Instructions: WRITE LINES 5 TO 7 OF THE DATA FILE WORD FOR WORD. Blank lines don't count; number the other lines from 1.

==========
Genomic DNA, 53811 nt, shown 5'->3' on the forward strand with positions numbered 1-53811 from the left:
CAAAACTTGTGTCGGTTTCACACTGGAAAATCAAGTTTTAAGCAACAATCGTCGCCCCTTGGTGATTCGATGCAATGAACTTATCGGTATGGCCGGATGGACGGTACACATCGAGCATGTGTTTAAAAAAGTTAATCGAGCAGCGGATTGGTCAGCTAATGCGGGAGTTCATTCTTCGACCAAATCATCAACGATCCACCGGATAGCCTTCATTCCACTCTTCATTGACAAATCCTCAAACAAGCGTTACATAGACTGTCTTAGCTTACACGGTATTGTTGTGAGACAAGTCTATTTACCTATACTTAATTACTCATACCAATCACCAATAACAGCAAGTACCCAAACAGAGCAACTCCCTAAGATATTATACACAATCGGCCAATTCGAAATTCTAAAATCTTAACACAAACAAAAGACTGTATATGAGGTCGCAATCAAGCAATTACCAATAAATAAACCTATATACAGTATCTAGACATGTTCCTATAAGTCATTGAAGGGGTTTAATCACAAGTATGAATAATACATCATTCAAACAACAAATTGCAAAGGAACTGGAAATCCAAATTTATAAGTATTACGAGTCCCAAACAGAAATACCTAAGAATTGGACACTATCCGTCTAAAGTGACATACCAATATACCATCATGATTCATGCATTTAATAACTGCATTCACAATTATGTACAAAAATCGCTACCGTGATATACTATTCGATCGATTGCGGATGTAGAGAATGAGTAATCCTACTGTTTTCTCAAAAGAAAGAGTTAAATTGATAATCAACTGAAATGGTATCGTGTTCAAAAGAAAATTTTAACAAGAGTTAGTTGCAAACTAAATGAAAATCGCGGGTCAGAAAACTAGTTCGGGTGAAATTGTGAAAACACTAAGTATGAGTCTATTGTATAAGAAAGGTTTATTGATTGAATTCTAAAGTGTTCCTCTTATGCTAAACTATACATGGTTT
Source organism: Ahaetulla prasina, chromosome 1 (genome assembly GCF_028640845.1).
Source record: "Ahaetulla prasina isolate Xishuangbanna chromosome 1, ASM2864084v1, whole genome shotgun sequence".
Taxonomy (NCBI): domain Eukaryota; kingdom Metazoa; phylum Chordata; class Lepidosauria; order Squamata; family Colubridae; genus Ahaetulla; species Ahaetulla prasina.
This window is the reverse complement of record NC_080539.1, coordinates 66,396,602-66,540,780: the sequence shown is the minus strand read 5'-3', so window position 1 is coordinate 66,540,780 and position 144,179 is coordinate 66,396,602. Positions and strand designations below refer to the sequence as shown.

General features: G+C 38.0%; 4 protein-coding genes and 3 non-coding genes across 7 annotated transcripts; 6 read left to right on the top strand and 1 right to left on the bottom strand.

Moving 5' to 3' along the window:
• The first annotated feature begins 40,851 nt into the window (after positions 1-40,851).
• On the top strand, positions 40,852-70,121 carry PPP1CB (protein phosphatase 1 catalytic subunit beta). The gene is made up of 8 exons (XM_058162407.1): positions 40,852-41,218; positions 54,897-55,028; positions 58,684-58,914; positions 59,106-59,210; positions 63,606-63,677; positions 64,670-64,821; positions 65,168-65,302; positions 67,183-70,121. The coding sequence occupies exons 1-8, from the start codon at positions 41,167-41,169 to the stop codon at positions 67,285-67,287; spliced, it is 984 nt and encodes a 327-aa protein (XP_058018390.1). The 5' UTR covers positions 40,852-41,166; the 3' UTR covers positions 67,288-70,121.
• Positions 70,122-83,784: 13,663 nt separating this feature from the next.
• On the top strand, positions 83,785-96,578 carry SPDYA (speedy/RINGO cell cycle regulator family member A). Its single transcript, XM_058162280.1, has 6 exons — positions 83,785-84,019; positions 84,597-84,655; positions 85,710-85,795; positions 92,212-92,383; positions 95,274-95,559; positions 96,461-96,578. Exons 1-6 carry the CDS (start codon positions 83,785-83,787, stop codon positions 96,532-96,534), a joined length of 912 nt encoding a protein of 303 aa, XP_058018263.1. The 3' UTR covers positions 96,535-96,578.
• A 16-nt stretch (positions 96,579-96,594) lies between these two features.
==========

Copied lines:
Taxonomy (NCBI): domain Eukaryota; kingdom Metazoa; phylum Chordata; class Lepidosauria; order Squamata; family Colubridae; genus Ahaetulla; species Ahaetulla prasina.
This window is the reverse complement of record NC_080539.1, coordinates 66,396,602-66,540,780: the sequence shown is the minus strand read 5'-3', so window position 1 is coordinate 66,540,780 and position 144,179 is coordinate 66,396,602. Positions and strand designations below refer to the sequence as shown.

General features: G+C 38.0%; 4 protein-coding genes and 3 non-coding genes across 7 annotated transcripts; 6 read left to right on the top strand and 1 right to left on the bottom strand.